Starter kits retail at £25 (about $38) each and include a reusable resin gun, two pre-filled cartridges and six mixing nozzles. Replacement cartridges cost £8 each (about $12) while mixing nozzles cost 30p (about 46 cents). As long as the nozzle is replaced on the cartridge, it should last for two years.

Pros: great for beginners, artists working on small projects and very precise work where you want to get into small spaces. There is almost zero waste and quality is guaranteed every time. An absolute beginner could pick it up and use it in almost no time at all! This is also a great solution if you're wishing to test out Eli-Chem's MasterCast 1-2-1 resin without committing to buying big containers of resin.

Cons: The cost may make it restrictive for experienced artists wishing to work on big projects.

Overall: A fantastic bit of kit that may well revolutionize resin!

Less than 24 hours on, here are some of my creations using the Eli-Chem resin gun!

To find out more about Eli-Chem products click here.

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Wednesday, 26 November 2014

Who wants to win limited edition designer jewellery?!

Love beautiful, bold, bespoke jewellery?

To celebrate Tallulah does the Hula’s first birthday, I’m giving away some limited edition designer jewellery on my Facebook page!

One lucky person will win this indigo blue necklace, featuring handmade beads and hematite gemstones.

One runner-up will win a pair of pretty earrings featuring handmade leaf beads and glass pearls.

The competition closes at 5pm on Monday 1 December 2014.

For more information click here!


Thursday, 25 September 2014

Polymer clay swirly bead tutorial

Feel the need to bead? Do you lie awake at night, dreaming about gorgeous gemstones, smooth glass beads, earthy clay rounds, crystal rondelles? If so, you may have a bit of a bead problem.

Hello, my name's Tallulah does the Hula and I'm a beadaholic.

There comes a point where creating pieces from bought beads just isn't enough! There's something really satisfying about making your own.

A few years ago, I discovered that Fimo and Sculpey's not just for kids! Once you've mastered the basics, the world's your oyster when it comes to making beautiful art jewellery out of polymer clay.

Here's a simple tutorial to get you started on some show stopping beads! All you need is some polymer clay, a smooth work surface (I use a tile, which keeps the clay nice and cool), a pasta machine for rolling the clay, a cutter and a rolling device (I find the smooth part of a bead reamer works better than an actual roller!). Enjoy!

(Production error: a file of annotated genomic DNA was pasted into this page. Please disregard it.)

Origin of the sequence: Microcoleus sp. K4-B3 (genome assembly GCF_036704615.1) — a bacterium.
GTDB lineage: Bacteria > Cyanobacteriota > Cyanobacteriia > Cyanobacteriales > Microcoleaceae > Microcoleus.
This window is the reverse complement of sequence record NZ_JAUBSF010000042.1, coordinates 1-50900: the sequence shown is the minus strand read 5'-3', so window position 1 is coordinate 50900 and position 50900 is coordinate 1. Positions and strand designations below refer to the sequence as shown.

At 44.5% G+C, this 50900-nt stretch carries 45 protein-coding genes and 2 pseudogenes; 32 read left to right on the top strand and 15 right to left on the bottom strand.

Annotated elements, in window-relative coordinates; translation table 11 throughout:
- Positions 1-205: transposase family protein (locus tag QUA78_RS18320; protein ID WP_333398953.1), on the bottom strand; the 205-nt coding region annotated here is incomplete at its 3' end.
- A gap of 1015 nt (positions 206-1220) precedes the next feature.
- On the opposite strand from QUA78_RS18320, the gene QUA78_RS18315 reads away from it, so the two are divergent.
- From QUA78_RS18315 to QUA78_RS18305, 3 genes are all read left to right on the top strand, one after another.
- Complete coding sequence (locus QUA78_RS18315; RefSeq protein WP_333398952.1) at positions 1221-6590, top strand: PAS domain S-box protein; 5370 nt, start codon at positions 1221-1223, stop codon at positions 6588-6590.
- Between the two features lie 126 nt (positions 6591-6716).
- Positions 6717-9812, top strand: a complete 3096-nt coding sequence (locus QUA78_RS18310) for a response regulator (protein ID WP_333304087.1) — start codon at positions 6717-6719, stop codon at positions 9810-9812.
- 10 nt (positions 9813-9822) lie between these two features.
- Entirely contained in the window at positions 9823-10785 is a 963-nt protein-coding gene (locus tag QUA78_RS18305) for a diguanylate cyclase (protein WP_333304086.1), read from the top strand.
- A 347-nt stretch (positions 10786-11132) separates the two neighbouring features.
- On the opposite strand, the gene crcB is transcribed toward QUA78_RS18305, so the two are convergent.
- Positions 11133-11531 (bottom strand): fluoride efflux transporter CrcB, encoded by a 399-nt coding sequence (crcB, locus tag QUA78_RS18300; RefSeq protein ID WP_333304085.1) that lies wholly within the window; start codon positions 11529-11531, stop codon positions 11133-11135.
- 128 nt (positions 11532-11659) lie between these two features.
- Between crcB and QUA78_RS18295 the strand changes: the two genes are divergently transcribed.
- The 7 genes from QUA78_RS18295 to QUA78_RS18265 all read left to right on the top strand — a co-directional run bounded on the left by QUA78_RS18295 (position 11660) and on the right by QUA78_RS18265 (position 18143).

Swirly Bead Tutorial

1. Create a two-part Skinner blend using your pasta machine to roll and blend two different colours. Depending on your preference, you can choose either complementary or contrasting colours to go for either a subtle or vibrant effect. It's fun to experiment and try out different colour combos.

2. Once you have the desired blend of colours, trim the sheet to make it rectangular and get rid of any rough edges.
3. Next, use the pasta machine to roll a thin sheet of clay to use as an outline. In my case I used black and silver sheets but it's fun to experiment!

4. Trim the sheets so they are all the same size. Then make a jelly roll out of the sheet. In this case I've started by putting the yellow in the centre and put the green part on the outside but feel free to experiment. Variety is the spice of life!

5. Once you have your jelly roll, gently roll the cane to lengthen it. Rest your clay for a short while to allow it to cool down.

6. Next, use your cutter blade to cut thin slices. Carefully use a roller or similar (in my case, the end of a bead reamer) to thin out the slices. Use your blade to gently remove them from the work surface as rolling them out will probably make them stick to the surface!

7. Roll half a segment of clay into a ball and then squash down the ends to form a rondelle shaped bead. Use your rolling instrument to gently smooth the cane slices onto the bead, taking care not to distort the bead's shape.

8. Use a reamer, needle, cocktail stick, toothpick or some other sharp, long object to make a hole in the centre of your bead.

9. You can use bits of scrap clay to embellish your bead. In this case, I've rolled a bit of leftover yellow clay into a thin snake and then made little dots which I've carefully smoothed onto the bead to liven up gaps.

10. Bake your beads in the oven, following the clay manufacturer's instructions. Once they've cooled down, you can gloss them, depending on whether you want a matt or gloss surface.

You can make all sorts of weird and wonderful beads using this technique!